Project Iraqi Freedom! – its not just propaganda to some

Lum writes…

“At some point we need to realize that far too many Americans have died for the cause of Iraqi democracy, and it’s not a battle we can win if the Iraqis themselves don’t want it.”

Wow, what a gem of a comment. Lets review, shall we?

In 1991, at the low point of Saddam Hussein’s popularity with the Iraqi people, the US imposed severe economic sanctions on the country, leading to economic tragedy and boosting Saddam Hussein’s power considerably.

In 2003, the sanctions were over. What replaced them were the selling off of Iraq’s oil assets to foreign companies (courtesy of Paul Bremer for which he would receive multiple awards). Bremer would later receive an assassination attempt. Perhaps according to Lum, this is just more complaints about America “bringing democracy to Iraq”.

The following year, John Negroponte is named US Ambassador to Iraq, where he leads the colonial administration there. It takes 4,000 members to “ambassadorize” to a broken country… that’s a lot of ambassadorizing!

But to be fair to Lum, the US doesn’t mind Iraqi democracy at all, in fact it *prefers* it to dictatorship, under one very big condition. It controls that democracy. That’s why Garner was fired (who wanted elections in 90 days) and Bremer prevented Iraqi elections until the US could exert political control in the country.

The only true form of democracy coincides with self-sovereignty, as America itself well understands through its own history. America has been actively preventing Iraqi democracy since 1991 (and hindering it since 1983 with arms sales to Hussein), and it has made no efforts at all to change its ways.

Perhaps Lum would like to consider that in 1972 Hussein oversaw the seizure of foreign control of Iraqi’s oil, following the Nasser model of self-sovereignty, the economic result of which massively benefitted the Iraqi people, turning it into a rich and modern secular Arab nation. That is, until the Iran/Iraq war led slowly to the country’s downfall, ironically coinciding with American “assistance” to the nation. In fact, it seems the more America is involved with the country the worse it gets! Perhaps Lum thinks that’s coincidental.

After the Iran/Iraq war Hussein was defeated. It was a crushing blow, and after the next one with the failed takeover of Kuwait the atrocities he committed against his people made him very unpopular, likely enough to topple him soon after but the opportunity was lost with the economic sanctions. Why didn’t the US stop the 1991 atrocities and support the popular opposition to remove Hussein from power? If they’d done that and then left Iraq in control THAT would have been “dying for the cause of Iraqi democracy”… some day Lum may learn the difference.

But without people like Lum, how would people like the Neocons be elected? How would the American people be able to swallow lies and the media be able to ignore truth? Lum is merely making the world a much simpler, much safer, much more ignorant place for all of us. Thank you, Lum.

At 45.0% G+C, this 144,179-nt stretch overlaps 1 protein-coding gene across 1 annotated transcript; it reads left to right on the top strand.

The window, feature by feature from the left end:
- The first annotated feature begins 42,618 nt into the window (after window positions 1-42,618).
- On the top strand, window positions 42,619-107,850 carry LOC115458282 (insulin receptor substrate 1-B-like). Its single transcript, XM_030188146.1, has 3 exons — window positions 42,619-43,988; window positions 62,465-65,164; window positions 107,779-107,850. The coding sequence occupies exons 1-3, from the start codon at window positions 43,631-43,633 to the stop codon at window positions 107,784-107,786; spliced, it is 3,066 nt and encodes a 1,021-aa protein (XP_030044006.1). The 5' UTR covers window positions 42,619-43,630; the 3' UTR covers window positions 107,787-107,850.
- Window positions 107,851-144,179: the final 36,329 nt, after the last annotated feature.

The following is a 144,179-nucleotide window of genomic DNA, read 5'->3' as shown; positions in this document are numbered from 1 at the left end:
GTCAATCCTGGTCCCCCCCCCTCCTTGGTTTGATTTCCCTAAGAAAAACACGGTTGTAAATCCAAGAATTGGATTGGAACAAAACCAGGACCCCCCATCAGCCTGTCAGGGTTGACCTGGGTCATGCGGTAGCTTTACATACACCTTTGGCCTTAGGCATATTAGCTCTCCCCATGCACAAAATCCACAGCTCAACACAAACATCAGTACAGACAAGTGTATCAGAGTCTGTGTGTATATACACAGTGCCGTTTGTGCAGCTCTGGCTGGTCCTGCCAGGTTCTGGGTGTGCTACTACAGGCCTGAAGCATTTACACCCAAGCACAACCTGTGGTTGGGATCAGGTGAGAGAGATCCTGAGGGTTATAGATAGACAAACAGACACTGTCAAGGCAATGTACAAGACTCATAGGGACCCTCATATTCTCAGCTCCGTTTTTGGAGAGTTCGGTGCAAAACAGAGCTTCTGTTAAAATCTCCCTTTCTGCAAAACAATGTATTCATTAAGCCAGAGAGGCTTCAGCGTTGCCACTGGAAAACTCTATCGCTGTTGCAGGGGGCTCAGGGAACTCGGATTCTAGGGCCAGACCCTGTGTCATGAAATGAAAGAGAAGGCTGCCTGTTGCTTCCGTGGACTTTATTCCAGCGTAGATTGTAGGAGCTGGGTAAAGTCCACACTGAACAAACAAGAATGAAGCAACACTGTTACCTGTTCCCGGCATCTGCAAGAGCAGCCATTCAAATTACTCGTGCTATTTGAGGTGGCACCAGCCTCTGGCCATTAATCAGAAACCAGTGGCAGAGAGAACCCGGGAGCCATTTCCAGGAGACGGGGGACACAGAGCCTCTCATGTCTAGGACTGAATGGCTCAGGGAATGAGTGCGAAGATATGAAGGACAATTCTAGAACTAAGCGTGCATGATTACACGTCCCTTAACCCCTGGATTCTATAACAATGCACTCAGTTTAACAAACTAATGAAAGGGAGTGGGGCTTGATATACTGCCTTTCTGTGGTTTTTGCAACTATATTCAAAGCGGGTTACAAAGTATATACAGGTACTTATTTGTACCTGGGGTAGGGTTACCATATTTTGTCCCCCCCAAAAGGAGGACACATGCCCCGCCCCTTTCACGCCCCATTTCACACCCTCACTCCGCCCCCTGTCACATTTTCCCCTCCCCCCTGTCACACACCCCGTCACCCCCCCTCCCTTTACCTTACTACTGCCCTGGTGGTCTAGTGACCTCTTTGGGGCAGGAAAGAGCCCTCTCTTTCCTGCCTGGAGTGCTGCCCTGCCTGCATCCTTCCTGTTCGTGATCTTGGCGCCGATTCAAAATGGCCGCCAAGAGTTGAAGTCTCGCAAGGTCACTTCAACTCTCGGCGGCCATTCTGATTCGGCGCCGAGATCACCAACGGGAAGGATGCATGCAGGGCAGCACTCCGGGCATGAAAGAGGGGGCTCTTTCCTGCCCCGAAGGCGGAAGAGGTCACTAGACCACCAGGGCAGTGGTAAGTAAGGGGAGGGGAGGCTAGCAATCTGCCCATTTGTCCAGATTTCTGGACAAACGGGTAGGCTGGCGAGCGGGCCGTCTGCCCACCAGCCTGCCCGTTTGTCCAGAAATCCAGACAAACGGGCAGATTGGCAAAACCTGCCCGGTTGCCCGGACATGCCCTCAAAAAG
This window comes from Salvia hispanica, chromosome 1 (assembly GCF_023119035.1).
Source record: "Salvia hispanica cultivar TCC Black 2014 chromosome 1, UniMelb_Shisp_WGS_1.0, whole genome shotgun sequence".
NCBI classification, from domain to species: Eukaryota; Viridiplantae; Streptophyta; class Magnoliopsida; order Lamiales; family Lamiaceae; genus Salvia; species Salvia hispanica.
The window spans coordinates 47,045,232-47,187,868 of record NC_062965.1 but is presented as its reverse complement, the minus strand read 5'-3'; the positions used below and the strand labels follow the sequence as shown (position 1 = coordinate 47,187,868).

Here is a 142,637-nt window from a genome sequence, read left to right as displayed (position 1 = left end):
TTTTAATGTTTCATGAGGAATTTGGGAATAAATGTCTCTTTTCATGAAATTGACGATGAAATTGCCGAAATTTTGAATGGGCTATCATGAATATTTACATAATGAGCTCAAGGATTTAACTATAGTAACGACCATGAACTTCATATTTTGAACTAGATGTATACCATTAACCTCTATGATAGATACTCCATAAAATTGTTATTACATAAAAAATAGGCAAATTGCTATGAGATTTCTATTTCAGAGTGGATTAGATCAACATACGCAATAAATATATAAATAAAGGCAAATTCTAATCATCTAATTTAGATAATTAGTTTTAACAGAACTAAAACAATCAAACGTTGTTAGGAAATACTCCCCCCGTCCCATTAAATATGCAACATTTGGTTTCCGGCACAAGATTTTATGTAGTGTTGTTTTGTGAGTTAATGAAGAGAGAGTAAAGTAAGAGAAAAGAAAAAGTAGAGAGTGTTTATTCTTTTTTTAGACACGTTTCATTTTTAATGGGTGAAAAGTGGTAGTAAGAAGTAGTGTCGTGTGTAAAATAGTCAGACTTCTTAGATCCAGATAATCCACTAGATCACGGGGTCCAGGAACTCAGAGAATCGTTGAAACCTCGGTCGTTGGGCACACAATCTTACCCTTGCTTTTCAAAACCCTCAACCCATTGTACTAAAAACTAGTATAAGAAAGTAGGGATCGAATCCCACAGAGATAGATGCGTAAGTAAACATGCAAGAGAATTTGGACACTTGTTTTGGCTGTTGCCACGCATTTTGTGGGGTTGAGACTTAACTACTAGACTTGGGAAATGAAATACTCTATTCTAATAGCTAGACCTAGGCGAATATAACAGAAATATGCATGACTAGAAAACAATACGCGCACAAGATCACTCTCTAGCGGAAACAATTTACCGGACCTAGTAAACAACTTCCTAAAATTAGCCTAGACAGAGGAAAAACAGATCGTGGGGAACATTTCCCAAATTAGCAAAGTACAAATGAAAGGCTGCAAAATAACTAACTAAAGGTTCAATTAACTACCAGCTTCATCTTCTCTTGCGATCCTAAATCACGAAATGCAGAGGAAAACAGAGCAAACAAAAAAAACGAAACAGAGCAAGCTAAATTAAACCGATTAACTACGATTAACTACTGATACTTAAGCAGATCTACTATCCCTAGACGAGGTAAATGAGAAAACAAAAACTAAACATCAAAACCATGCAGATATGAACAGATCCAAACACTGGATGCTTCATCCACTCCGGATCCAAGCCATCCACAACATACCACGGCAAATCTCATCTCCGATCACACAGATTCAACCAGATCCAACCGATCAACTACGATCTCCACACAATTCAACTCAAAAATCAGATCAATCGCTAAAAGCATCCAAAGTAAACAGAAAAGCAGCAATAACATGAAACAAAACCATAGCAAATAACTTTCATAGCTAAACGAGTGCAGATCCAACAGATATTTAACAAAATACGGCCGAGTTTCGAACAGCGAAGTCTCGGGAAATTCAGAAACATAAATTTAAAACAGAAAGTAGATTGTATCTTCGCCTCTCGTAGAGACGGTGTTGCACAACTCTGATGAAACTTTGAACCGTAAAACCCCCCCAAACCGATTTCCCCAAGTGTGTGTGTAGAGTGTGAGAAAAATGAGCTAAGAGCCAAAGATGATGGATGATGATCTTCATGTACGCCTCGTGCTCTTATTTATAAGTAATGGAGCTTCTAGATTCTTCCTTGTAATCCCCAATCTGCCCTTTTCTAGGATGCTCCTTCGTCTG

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3 Responses to “Project Iraqi Freedom! – its not just propaganda to some”

  1. jackadams Says:

    Indeed, concise and coherrent.
    General elaborations on a theme:
    It’s quite hard to name even one American who has died for Iraqi democracy.
    And none of them have been part of a military presence.

  2. Lum Says:

    Uh… since I was actually saying that the concept of gunpoint democracy is flawed, that is probably the most verbose missing of the point I’ve read in a while.

  3. briankoontz Says:

    That’s outside what I was replying to, but I’ll put your entire post here (and what you were replying to) so we aren’t missing anything.

    Originally Posted by Daniel Morris:
    So let’s go ahead and agree with Darth Cheney that it’s pointless to legitimize either of these rogue regimes with consultations.

    Lum replies:
    Not sure how you define a regime as “rogue” (Syria isn’t developing nukes) but both are certainly legitimate (somewhat freely elected, in Iran’s case) and both are regional powers. Failing to bring them into the negotiation process merely ensures that they will continue to sabotage it as they have done so effectively to date. Just because we find a regime abhorrent doesn’t mean we can’t sit down and do necessary business with it. In fact those are usually the regimes we most need to negotiate with, to counteract their activities that are opposed to our interests.

    As for responding to the neocon you quoted, Syria is trying to topple the Lebanese government, which will hopefully fail since if it succeeds we’ll see a rerun of their civil war. That if anything should serve as further impetus for us to open channels of communication – a Grand Bargain where Syria has a stake in Iraq and the return of the Golan in return for a cessation of support for terrorists and disengagement from Lebanon is certainly a deal they’d consider, and is directly in our interests. As for Iran – they’re the regional superpower. Closing our eyes and refusing to talk to them means the status quo continues, which will eventually result in a rump state of Iraq (minus the Kurdish north and a Syrian-backed or even -annexed west) as an Iranian puppet regime. This is not something we particularly want to encourage.

    The primary problem with neocons and the Middle East is that they resolutely refuse to acknowledge our vital interests in their quixotic quest for remaking the world into something they agree with. At some point we need to realize that far too many Americans have died for the cause of Iraqi democracy, and it’s not a battle we can win if the Iraqis themselves don’t want it.

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